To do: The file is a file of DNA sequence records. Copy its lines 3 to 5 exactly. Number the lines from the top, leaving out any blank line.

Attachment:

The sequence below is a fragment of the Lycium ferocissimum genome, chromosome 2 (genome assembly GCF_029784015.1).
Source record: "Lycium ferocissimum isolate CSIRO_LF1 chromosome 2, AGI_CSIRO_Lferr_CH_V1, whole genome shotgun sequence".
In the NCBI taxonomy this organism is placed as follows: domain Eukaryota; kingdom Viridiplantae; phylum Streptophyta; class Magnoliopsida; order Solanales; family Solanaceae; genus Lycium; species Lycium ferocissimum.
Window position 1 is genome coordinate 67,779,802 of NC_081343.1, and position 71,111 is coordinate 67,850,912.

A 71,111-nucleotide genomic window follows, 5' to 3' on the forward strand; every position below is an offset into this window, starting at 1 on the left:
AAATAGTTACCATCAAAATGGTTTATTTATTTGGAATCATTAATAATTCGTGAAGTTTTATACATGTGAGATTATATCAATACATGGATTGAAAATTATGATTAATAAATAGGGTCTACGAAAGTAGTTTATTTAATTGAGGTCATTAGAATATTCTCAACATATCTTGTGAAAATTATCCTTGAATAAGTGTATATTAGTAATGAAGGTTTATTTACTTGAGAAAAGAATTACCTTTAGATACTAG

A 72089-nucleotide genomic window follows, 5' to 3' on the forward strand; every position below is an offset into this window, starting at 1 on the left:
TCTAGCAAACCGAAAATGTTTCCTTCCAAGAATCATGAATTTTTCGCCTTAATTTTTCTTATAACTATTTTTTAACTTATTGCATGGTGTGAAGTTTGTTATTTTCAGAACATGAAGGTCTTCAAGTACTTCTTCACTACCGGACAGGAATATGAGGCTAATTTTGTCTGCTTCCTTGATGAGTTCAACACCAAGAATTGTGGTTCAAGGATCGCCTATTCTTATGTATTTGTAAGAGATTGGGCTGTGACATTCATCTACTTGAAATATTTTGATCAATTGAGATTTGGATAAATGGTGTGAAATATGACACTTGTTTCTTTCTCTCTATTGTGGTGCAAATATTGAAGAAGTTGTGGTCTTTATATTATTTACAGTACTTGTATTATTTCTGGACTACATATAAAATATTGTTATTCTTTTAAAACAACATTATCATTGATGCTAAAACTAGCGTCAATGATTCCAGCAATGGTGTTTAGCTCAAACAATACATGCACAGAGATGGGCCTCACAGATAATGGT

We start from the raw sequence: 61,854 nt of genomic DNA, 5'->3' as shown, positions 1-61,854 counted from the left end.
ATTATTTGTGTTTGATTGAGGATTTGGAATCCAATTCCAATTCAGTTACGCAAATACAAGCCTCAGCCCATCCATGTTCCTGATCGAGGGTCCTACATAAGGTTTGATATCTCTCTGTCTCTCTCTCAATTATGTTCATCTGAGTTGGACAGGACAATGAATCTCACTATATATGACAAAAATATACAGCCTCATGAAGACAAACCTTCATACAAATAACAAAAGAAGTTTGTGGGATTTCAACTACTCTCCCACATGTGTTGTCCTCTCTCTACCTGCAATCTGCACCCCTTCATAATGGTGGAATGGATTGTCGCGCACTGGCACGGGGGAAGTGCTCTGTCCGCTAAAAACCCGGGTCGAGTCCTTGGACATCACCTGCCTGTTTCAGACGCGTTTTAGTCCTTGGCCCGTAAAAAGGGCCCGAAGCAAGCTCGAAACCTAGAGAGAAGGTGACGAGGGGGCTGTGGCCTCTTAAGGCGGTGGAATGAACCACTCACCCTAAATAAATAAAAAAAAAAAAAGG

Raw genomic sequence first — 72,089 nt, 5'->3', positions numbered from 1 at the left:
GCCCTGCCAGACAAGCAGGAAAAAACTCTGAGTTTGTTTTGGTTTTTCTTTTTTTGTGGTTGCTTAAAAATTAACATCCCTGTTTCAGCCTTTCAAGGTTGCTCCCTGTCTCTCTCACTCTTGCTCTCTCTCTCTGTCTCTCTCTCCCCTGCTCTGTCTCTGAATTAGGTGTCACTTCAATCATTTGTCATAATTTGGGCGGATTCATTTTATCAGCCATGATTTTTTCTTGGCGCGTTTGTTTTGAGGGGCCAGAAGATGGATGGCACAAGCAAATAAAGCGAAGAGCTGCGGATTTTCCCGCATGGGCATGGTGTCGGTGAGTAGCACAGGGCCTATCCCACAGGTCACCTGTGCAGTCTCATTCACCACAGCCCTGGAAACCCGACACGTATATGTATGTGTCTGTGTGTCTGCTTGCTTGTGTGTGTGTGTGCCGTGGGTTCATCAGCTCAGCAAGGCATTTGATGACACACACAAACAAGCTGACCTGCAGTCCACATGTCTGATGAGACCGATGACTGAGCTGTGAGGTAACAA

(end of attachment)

In the NCBI taxonomy this organism is placed as follows: domain Eukaryota; kingdom Viridiplantae; phylum Streptophyta; class Magnoliopsida; order Solanales; family Solanaceae; genus Lycium; species Lycium ferocissimum.
Window position 1 is genome coordinate 67,779,802 of NC_081343.1, and position 71,111 is coordinate 67,850,912.

A 71,111-nucleotide genomic window follows, 5' to 3' on the forward strand; every position below is an offset into this window, starting at 1 on the left: